You don’t have to pay for family leave unless your employees accrue sick leave

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in FMLA Guidelines,Human Resources

The California Supreme Court has ruled that employers that don’t have a formal sick-leave accrual policy don’t have to pay employees for leave they take to care for a family member. So-called “kin-care” benefits apply only if employees earn sick leave over the course of their employment.

Recent case:
Kimberley McCarther sued Pacific Telesis Group on behalf of all other similarly situated employees after the company refused to pay her when she took seven days off in 2004 to care for her two sick children. McCarther argued that Section 233 of the California Labor Code gave her the right to paid leave.

Section 233 states, “Any employer who provided sick leave for employees shall permit an employee to use in any calendar year the employee’s accrued and available sick leave entitlement, in an amount not less than the sick leave that would be accrued during six months at the employee’s then current rate of entitlement, to attend to an illness of a child, parent, spouse or domestic partner of the employee.”

The section goes on to define sick leave as “accrued increments of compensated leave.”

Pacific Telesis argued that it didn’t allow sick leave to accrue. Instead, it allowed employees to take up to five paid days per week if they became ill, with just one condition: They had to return for at least part of one day in order to be eligible for another five-day period.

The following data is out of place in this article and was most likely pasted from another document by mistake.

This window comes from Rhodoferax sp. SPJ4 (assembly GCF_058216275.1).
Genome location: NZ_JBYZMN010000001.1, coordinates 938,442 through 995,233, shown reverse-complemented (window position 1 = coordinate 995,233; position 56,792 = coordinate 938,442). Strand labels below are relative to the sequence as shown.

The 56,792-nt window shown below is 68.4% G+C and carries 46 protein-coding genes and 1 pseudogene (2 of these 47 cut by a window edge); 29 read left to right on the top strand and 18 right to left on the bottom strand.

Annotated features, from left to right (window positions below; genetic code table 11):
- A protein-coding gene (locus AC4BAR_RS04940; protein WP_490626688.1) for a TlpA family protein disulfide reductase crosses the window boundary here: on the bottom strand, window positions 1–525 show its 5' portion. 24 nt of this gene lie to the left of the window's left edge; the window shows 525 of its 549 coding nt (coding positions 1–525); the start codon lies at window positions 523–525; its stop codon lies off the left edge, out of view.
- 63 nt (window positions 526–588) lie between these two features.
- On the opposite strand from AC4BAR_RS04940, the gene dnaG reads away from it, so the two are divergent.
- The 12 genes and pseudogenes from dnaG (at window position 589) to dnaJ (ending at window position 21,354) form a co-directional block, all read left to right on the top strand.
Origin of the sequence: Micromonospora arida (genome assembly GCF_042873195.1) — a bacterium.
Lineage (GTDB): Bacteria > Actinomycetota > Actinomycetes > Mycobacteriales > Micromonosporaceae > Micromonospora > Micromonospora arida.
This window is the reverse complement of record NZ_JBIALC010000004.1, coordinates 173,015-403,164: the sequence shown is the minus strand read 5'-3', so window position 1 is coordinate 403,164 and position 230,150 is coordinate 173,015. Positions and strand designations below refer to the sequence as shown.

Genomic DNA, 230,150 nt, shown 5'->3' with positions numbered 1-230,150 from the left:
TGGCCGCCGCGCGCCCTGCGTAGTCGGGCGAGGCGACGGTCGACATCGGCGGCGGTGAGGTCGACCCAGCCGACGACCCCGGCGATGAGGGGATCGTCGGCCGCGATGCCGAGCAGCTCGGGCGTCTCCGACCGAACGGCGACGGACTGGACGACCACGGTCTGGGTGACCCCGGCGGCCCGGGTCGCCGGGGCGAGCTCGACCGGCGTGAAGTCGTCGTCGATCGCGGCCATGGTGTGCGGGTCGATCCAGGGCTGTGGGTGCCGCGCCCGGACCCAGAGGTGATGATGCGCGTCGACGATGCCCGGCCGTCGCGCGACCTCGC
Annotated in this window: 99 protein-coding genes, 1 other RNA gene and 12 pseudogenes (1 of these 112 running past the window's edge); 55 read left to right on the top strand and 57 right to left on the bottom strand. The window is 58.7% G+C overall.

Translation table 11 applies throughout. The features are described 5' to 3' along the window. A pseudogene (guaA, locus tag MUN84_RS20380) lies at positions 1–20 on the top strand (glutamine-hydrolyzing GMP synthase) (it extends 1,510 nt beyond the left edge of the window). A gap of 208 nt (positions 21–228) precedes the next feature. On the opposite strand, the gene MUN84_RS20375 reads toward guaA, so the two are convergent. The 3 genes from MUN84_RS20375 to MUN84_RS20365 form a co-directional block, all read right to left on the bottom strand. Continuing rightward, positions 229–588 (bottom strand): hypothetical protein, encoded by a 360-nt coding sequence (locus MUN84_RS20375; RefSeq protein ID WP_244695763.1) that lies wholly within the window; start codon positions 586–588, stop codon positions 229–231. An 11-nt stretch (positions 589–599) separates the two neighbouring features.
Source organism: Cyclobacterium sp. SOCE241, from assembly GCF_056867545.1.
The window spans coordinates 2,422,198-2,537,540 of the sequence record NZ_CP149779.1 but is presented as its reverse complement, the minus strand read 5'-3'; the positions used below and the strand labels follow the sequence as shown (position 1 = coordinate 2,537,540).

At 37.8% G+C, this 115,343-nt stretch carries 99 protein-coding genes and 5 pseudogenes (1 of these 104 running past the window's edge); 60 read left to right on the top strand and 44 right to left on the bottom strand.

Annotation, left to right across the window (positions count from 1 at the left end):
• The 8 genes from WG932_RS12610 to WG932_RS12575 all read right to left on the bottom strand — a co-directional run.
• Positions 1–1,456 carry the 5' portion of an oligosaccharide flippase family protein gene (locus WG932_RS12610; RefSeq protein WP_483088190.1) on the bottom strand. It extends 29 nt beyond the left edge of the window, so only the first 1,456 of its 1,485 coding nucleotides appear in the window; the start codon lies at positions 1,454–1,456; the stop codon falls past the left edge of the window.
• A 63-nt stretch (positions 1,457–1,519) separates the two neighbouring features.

The benefit was theoretically unlimited, except Pacific Telesis could discipline employees who had eight or more absences in a 12-month period without extenuating circumstances.

The company argued that under its plan, there was no accrual of a sick leave benefit, and therefore no sick leave available from which employees could draw to care for relatives.

The Supreme Court of California agreed. It said the Legislature had chosen to limit the kin-care entitlement only to employees of organizations that allow employees to accrue a set number of sick days.

The court also pointed out that state law doesn’t require employers to offer sick leave, either. But if they do, and allow the time to accrue, then and only then are they also required to allow time off for kin care. (McCarther, et al., v. Pacific Telesis Group, No. S164692, Supreme Court of California, 2010)

Final note:
Don’t forget that some local governments do require employers to provide sick leave for employees. Notable among these are the city and county of San Francisco. Note that this decision does not affect covered employers’ obligation to provide unpaid leave under the FMLA.

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